The facts and conditions of Black womanhood, and how a person responds to them, form one of the collection’s core preoccupations. In “Lotion,” which takes the form of an essay on “the slightly ridiculous bodily conditions each of us lives with daily,” White examines rituals of hygiene and bodily maintenance unique to Black women, particularly hair and skin care. Written in a skilled deadpan that mixes general information on lotion with exceptionally precise details about hygiene routines, “Lotion” foregrounds White’s skill as a humorist while laying bare the labor of self-care that, for White, constitutes an essential part of black womanhood. It is in this poem, too, that the book’s cover image crystallizes: the small, unbordered square of wiggling black lines coalesces into a mottled patch of skin—cracked, dry, “ashy.”
For White’s speaker, these rituals of care are fundamentally a way to “maintain dominion over the crevices of [her]self,” a project that she holds to be valuable and necessary despite her certainty that “these crevices extend toward an infinitely receding boundary”—a dispersal with no point of origin, and from which there can be no return. Lotion is a palliative, yes, but not a panacea, and the poem’s greatest strength is the way in which White’s speaker manages to convey detachment, frustration, and pride simultaneously—she is aware of how the rituals of Black womanhood have been and are still shaped by sexism and white supremacy, but does not see this as sufficient reason to cease getting pleasure from them.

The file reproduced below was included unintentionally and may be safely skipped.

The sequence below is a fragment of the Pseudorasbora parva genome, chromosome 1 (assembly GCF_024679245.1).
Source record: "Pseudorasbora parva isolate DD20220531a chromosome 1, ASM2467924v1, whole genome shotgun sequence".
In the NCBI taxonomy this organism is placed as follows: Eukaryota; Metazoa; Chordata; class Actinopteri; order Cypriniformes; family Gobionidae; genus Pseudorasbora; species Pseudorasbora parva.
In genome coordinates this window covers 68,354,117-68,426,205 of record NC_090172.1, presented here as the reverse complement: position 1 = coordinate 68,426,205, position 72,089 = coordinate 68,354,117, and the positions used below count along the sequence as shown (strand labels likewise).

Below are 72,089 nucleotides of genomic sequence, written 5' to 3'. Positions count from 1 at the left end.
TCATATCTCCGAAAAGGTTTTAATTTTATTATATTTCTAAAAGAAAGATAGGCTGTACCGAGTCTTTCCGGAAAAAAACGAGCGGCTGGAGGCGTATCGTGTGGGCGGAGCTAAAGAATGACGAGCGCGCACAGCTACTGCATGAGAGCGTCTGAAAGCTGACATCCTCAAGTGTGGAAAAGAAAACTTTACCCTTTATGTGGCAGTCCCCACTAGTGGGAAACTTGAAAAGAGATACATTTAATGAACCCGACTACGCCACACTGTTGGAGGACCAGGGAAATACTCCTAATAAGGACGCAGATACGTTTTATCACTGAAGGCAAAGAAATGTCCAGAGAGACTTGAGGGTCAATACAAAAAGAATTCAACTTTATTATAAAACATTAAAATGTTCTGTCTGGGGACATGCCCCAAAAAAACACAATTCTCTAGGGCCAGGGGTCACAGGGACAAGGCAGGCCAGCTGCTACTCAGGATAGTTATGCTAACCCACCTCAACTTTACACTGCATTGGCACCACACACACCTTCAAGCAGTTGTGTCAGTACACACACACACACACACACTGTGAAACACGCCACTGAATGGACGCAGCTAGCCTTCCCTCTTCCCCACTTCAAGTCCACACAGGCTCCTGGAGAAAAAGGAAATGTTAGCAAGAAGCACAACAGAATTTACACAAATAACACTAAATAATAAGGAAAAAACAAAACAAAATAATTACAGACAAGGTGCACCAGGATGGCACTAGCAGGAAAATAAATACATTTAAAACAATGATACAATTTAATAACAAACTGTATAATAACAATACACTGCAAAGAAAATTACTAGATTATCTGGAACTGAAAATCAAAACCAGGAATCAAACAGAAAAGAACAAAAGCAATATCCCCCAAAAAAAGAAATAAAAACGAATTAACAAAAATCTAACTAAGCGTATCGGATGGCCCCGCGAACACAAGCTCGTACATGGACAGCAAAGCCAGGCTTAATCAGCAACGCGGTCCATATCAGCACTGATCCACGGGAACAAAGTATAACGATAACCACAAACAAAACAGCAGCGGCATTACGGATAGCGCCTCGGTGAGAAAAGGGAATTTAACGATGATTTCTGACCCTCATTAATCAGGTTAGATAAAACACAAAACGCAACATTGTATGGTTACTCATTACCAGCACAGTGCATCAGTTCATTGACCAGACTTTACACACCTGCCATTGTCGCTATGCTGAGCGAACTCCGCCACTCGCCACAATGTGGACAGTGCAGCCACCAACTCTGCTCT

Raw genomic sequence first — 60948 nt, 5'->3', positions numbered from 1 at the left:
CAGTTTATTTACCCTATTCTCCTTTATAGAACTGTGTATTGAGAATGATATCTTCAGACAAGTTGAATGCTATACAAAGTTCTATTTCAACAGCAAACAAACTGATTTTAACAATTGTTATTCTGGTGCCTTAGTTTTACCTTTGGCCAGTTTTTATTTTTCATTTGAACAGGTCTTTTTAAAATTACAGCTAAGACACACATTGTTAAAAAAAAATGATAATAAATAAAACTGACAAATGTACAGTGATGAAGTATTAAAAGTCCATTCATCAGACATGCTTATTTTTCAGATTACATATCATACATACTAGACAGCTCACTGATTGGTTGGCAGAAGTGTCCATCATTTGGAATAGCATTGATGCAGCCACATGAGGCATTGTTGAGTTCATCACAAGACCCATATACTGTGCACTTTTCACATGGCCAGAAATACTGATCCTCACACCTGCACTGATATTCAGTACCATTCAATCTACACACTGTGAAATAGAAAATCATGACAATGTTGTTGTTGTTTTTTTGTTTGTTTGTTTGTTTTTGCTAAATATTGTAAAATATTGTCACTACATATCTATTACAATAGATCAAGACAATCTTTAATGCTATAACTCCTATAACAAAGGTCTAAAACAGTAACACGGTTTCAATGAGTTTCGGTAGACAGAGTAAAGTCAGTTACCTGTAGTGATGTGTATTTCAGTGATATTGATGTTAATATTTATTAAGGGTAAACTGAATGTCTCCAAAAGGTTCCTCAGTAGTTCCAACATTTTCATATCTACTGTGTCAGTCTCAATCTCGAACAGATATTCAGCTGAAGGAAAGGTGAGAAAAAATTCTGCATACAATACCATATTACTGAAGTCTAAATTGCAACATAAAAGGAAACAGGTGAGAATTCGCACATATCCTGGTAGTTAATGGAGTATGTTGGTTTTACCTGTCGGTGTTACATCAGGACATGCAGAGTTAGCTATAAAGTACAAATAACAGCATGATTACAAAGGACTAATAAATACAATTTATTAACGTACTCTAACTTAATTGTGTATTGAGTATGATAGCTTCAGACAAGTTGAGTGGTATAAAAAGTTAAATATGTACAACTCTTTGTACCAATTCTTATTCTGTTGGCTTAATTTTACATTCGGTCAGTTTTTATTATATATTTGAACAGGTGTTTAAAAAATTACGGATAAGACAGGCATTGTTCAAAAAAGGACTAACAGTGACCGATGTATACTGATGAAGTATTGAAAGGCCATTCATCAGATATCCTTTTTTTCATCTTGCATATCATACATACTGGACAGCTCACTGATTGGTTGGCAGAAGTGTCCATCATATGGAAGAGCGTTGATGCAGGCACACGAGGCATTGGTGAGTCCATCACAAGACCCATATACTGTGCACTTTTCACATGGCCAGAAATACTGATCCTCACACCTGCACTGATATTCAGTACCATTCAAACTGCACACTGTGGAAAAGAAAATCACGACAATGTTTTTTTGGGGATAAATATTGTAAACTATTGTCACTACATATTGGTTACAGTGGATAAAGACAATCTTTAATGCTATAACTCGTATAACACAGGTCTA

Throughout the collection, these myriad selves appear and vanish and appear again changed, orbiting the poet at center, shaping her and being shaped while maintaining a distance. White analyzes them, speaks to them, draws them nearer, stalks certainty. Reading White, it’s difficult not to think back to Whitman: to largeness, containing multitudes, the many within the one. For White, the multitudes are there, no doubt—only they aren’t contained, but rather dispersed.
Peter Myers lives in Philadelphia. His poetry has recently appeared in Prelude, apt, and Salt Hill.